By Obey Sibanda
A boom gate lowered at the entrance of a community owned mine in Silobela and a stern faced security guard armed with a knobkerrie, his dog strained against the leash in his hand, paints an intimidating picture.
However, this fear-inspiring security arrangment could not do anything when bouncers from Bulawayo allegedly hired by a local traditional leader, Chief Sigodo, invaded the mine fighting for their paymaster to control the gold-rich Peace Mine.
The attempt by the chief and his gang to forcefully seize the gold fields triggered a fierce battle with artisanal miners which started from the mine and spilled to the nearby business centre. Elderly women, innocent bystanders and customers were assaulted during the mayhem.
“I was busy gathering stones to the crusher, suddenly I saw machetes flying all over the place as a group of bouncers hired by Chief Sigodo viciously and recklessly attacked everyone forcing a blacklash from the youth who are also part of the (Silobela Share Ownership Trust) mining syndicate,” said Gogo Monica Ncube (66) recounting the blood curdling incident that raised alarm over the spiralling cases of violence rocking Peace Mine Community Share Ownership Trust.
“We cannot operate freely anymore. The problem is that these bouncers are runners for some local leaders and senior politicians. They seem very powerful such that at times police officers are not able to contain them.”
Gogo Ncube is a widow whose four children died in rival gold gang wars in her home village, Shurugwi, leaving her with two sons. As a result, she was left with orphaned grandchildren to take care of.
The gloomy situation forced her to relocate to Silobela and work as a small scale miner with other community members who earn a living through panning.
The community owned mine is mainly dominated by widows, single mothers, orphans and youth who view the mine as the only ticket to improve their impoverished lives.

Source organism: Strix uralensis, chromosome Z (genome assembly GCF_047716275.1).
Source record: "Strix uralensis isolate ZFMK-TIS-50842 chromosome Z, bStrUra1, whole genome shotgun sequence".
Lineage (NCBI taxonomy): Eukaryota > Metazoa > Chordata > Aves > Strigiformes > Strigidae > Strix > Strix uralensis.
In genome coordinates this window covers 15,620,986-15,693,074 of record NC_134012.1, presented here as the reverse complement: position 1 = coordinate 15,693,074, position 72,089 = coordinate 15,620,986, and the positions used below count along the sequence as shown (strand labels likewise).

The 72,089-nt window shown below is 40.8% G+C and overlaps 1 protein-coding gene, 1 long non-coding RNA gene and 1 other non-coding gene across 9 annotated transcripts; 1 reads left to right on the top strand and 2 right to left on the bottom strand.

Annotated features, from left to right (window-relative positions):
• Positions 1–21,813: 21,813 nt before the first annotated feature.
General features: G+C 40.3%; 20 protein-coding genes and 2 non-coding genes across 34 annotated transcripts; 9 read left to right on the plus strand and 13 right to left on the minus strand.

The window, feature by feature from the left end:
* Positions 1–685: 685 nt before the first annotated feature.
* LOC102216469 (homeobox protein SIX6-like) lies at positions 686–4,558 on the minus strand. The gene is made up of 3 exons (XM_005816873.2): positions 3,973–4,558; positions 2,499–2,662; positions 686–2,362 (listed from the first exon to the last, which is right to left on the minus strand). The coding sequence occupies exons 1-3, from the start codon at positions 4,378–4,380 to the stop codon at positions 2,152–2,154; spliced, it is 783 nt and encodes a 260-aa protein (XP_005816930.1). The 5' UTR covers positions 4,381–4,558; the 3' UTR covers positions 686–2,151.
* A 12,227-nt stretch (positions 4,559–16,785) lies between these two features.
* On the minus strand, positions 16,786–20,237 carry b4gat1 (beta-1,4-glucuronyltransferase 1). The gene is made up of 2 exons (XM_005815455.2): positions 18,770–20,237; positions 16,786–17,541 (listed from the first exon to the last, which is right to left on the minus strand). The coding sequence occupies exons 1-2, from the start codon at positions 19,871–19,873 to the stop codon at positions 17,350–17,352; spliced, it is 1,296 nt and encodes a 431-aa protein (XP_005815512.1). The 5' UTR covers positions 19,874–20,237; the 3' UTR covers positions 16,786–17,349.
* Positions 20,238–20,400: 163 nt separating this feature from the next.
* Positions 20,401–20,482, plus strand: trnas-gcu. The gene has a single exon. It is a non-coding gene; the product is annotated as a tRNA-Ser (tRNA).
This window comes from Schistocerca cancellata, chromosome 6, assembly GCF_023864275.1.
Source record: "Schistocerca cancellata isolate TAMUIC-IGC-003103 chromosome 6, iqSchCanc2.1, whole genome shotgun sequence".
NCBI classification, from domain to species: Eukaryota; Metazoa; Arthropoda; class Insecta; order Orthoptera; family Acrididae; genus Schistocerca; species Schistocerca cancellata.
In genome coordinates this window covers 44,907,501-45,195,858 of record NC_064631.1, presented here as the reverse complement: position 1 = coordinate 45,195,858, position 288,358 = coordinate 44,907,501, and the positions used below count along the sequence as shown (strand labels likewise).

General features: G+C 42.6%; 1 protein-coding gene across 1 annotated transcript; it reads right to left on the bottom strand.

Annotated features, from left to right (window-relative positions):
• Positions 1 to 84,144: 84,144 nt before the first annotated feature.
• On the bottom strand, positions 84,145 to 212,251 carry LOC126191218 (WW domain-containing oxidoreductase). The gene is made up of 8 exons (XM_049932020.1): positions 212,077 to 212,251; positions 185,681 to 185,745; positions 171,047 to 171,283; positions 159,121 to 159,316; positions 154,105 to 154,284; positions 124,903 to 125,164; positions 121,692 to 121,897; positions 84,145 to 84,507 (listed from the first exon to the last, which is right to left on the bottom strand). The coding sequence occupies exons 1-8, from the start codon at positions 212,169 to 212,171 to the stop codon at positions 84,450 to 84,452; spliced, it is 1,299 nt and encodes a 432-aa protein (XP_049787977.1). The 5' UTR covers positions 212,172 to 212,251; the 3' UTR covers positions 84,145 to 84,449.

The trust is led by the widow of the late Arthur Nkiwane who founded it in 2015 and passed on in 2017.
Since its inception the mine has been at the centre of violent control dispute. The stand-off has been exacerbated by rivalry between the community artisanal miners and Chief Sigodo’s gang who seek to challenge the dominance of the community artisanal miners.
The vicious wars escalated after the death of Nkiwane and the community believes that the gangs deliberately attack them because they are now led by the vulnerable widow.
“The Chief is supposed to have the community at heart, but he’s taking advantage of us women knowing fully well that we can’t go pound for pound with his men. Our hope now lies in the hands of the Government,” said Gogo MaNcube.
Operations manager of the trust Mr Malanga Nkiwane said the increasing level of violence and intimidation by the chief and his bouncers negatively affects mostly the widows and orphans who cannot defend themselves.
“Artisanal mining is dangerous work to begin with and today it is getting worse, with the emergence of the armed chief’s gang fighting local artisanal miners and forcing them to work in slave-like conditions underground,” said Mr Nkiwane.
War veterans who are members of the trust have vowed to fight tooth and nail to jealously safeguard the mine from the clutches of the chief.
“We will take the war to him and hang him by his ‘jewels’ if that’s the only language he understands. We are not intimidated. We will defend our women and children that is why we had to go to the liberation war in the first place,” said Nkathazo Mdlongwa.
Chief Sigodo said he had no intention of creating rivalry with miners highlighting that he had taken the legal route to ensure that the community fully benefits from the mine.
“I am not fighting with people as some are alleging. In fact I haven’t set foot at the mine in a very long time because I want to do things in an orderly manner,” said Chief Sigodo.
The mine is home to more than a thousand male and female artisanal miners who directly benefit from the proceeds. Miners work in groups depending on gender and age.